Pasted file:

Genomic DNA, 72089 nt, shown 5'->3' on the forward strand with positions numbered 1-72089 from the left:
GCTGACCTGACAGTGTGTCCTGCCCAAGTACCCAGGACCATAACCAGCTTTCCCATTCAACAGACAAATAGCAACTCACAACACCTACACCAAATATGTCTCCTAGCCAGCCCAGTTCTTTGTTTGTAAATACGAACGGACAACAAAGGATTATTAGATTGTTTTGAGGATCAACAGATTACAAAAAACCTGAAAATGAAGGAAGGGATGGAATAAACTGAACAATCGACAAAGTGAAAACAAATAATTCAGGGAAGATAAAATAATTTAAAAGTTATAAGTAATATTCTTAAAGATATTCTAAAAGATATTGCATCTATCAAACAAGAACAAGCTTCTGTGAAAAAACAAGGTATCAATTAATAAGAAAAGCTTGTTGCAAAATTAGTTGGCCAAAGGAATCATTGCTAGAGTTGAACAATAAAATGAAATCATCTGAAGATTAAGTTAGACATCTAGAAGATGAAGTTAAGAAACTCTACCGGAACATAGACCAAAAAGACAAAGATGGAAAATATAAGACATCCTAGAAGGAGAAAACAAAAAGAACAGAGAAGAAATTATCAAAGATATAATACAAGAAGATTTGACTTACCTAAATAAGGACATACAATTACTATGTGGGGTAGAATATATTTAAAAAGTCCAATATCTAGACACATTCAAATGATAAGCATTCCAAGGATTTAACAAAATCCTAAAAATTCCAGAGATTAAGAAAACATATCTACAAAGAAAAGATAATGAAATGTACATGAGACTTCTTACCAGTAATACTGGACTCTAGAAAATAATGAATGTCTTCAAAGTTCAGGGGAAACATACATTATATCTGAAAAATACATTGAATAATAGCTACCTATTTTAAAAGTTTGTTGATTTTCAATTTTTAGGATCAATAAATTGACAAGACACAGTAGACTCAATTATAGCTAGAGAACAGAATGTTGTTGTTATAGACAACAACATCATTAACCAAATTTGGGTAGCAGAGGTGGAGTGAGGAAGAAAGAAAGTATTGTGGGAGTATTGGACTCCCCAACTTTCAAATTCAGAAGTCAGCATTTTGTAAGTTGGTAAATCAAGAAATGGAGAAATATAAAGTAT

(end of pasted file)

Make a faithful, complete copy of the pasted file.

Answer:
Genomic DNA, 72089 nt, shown 5'->3' on the forward strand with positions numbered 1-72089 from the left:
GCTGACCTGACAGTGTGTCCTGCCCAAGTACCCAGGACCATAACCAGCTTTCCCATTCAACAGACAAATAGCAACTCACAACACCTACACCAAATATGTCTCCTAGCCAGCCCAGTTCTTTGTTTGTAAATACGAACGGACAACAAAGGATTATTAGATTGTTTTGAGGATCAACAGATTACAAAAAACCTGAAAATGAAGGAAGGGATGGAATAAACTGAACAATCGACAAAGTGAAAACAAATAATTCAGGGAAGATAAAATAATTTAAAAGTTATAAGTAATATTCTTAAAGATATTCTAAAAGATATTGCATCTATCAAACAAGAACAAGCTTCTGTGAAAAAACAAGGTATCAATTAATAAGAAAAGCTTGTTGCAAAATTAGTTGGCCAAAGGAATCATTGCTAGAGTTGAACAATAAAATGAAATCATCTGAAGATTAAGTTAGACATCTAGAAGATGAAGTTAAGAAACTCTACCGGAACATAGACCAAAAAGACAAAGATGGAAAATATAAGACATCCTAGAAGGAGAAAACAAAAAGAACAGAGAAGAAATTATCAAAGATATAATACAAGAAGATTTGACTTACCTAAATAAGGACATACAATTACTATGTGGGGTAGAATATATTTAAAAAGTCCAATATCTAGACACATTCAAATGATAAGCATTCCAAGGATTTAACAAAATCCTAAAAATTCCAGAGATTAAGAAAACATATCTACAAAGAAAAGATAATGAAATGTACATGAGACTTCTTACCAGTAATACTGGACTCTAGAAAATAATGAATGTCTTCAAAGTTCAGGGGAAACATACATTATATCTGAAAAATACATTGAATAATAGCTACCTATTTTAAAAGTTTGTTGATTTTCAATTTTTAGGATCAATAAATTGACAAGACACAGTAGACTCAATTATAGCTAGAGAACAGAATGTTGTTGTTATAGACAACAACATCATTAACCAAATTTGGGTAGCAGAGGTGGAGTGAGGAAGAAAGAAAGTATTGTGGGAGTATTGGACTCCCCAACTTTCAAATTCAGAAGTCAGCATTTTGTAAGTTGGTAAATCAAGAAATGGAGAAATATAAAGTAT